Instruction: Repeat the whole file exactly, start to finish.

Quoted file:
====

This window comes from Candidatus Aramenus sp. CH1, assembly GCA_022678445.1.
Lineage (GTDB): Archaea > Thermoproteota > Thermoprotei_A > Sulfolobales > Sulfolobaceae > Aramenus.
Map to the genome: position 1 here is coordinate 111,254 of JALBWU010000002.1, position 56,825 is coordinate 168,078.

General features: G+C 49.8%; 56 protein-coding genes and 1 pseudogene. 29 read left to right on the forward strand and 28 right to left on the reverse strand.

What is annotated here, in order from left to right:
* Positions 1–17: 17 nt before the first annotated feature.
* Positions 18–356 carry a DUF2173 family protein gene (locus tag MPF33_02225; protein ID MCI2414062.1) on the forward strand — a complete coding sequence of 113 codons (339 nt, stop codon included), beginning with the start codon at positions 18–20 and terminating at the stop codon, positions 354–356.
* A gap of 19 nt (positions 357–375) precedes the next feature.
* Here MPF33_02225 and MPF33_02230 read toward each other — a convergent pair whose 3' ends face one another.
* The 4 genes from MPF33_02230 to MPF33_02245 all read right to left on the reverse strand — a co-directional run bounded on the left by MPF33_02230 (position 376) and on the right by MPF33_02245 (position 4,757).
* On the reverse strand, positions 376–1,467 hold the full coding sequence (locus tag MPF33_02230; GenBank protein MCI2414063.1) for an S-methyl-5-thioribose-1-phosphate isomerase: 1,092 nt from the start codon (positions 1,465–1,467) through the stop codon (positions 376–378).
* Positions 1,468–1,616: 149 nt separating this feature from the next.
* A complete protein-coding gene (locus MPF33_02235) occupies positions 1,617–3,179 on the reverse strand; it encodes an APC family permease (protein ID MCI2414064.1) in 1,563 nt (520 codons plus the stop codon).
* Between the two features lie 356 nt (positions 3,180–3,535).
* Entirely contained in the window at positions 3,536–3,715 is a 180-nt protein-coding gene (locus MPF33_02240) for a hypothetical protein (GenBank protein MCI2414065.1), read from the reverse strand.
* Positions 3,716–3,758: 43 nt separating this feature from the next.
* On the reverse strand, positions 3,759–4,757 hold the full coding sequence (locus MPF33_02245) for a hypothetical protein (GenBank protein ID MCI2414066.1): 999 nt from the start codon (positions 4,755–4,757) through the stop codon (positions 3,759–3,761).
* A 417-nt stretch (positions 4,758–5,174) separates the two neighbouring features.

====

This window comes from Candidatus Aramenus sp. CH1, assembly GCA_022678445.1.
Lineage (GTDB): Archaea > Thermoproteota > Thermoprotei_A > Sulfolobales > Sulfolobaceae > Aramenus.
Map to the genome: position 1 here is coordinate 111,254 of JALBWU010000002.1, position 56,825 is coordinate 168,078.

General features: G+C 49.8%; 56 protein-coding genes and 1 pseudogene. 29 read left to right on the forward strand and 28 right to left on the reverse strand.

What is annotated here, in order from left to right:
* Positions 1–17: 17 nt before the first annotated feature.
* Positions 18–356 carry a DUF2173 family protein gene (locus tag MPF33_02225; protein ID MCI2414062.1) on the forward strand — a complete coding sequence of 113 codons (339 nt, stop codon included), beginning with the start codon at positions 18–20 and terminating at the stop codon, positions 354–356.
* A gap of 19 nt (positions 357–375) precedes the next feature.
* Here MPF33_02225 and MPF33_02230 read toward each other — a convergent pair whose 3' ends face one another.
* The 4 genes from MPF33_02230 to MPF33_02245 all read right to left on the reverse strand — a co-directional run bounded on the left by MPF33_02230 (position 376) and on the right by MPF33_02245 (position 4,757).
* On the reverse strand, positions 376–1,467 hold the full coding sequence (locus tag MPF33_02230; GenBank protein MCI2414063.1) for an S-methyl-5-thioribose-1-phosphate isomerase: 1,092 nt from the start codon (positions 1,465–1,467) through the stop codon (positions 376–378).
* Positions 1,468–1,616: 149 nt separating this feature from the next.
* A complete protein-coding gene (locus MPF33_02235) occupies positions 1,617–3,179 on the reverse strand; it encodes an APC family permease (protein ID MCI2414064.1) in 1,563 nt (520 codons plus the stop codon).
* Between the two features lie 356 nt (positions 3,180–3,535).
* Entirely contained in the window at positions 3,536–3,715 is a 180-nt protein-coding gene (locus MPF33_02240) for a hypothetical protein (GenBank protein MCI2414065.1), read from the reverse strand.
* Positions 3,716–3,758: 43 nt separating this feature from the next.
* On the reverse strand, positions 3,759–4,757 hold the full coding sequence (locus MPF33_02245) for a hypothetical protein (GenBank protein ID MCI2414066.1): 999 nt from the start codon (positions 4,755–4,757) through the stop codon (positions 3,759–3,761).
* A 417-nt stretch (positions 4,758–5,174) separates the two neighbouring features.